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Politeness: A Secret Weapon Or A Silent Killer For Women In Negotiations?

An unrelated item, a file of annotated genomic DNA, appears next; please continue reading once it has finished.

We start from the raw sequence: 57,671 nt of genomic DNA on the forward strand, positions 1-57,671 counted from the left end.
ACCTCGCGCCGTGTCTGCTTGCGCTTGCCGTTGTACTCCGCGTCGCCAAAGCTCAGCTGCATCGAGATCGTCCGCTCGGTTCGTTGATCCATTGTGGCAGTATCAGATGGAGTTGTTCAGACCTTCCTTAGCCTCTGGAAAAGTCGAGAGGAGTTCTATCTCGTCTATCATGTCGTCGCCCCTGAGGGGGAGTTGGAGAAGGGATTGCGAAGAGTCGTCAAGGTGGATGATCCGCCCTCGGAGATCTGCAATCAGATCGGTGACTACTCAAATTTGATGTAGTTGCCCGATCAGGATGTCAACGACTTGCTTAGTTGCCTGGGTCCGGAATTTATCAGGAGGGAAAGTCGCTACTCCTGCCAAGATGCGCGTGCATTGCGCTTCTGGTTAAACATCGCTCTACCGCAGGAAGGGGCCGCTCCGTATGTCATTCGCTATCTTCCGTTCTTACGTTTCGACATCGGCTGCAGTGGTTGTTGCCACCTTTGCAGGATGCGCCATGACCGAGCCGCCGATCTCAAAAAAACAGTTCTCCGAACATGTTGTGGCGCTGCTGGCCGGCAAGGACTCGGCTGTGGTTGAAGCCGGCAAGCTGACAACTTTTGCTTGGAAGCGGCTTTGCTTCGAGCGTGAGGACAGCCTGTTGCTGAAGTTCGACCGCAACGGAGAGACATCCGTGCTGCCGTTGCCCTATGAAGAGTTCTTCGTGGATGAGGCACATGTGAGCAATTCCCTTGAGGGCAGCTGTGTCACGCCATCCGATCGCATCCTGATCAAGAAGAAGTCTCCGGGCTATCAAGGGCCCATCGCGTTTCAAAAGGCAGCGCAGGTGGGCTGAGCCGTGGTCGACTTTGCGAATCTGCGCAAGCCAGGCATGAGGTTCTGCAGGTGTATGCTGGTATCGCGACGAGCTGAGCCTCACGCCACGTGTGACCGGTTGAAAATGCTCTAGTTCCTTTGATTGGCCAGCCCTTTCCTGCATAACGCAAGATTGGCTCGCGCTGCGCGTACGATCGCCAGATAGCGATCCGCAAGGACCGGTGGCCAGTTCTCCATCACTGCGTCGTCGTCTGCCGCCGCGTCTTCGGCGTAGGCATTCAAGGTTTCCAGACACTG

Recent scholarship has argued that negotiators can strategically use polite language as a tool to mitigate the risk of offending their counterpart while maximizing their own gains. We build on this scholarship to examine how the effectiveness of politeness as a negotiation tool may differ for men and women, as a function of both descriptive and prescriptive norms. We find that women, compared to men, tend to use more polite language, and have stronger beliefs about the effectiveness of polite language in their opening negotiation offer. We also find that men respond negatively to women who do not use politeness or men who do use politeness, whereas women respond negatively to men or women who do not use politeness in their opening offers. Our work suggests that negotiators should be aware of how their own gender identity intersects with their counterpart’s gender to create specific expectations for their use of politeness and how effective it will be in a given negotiation.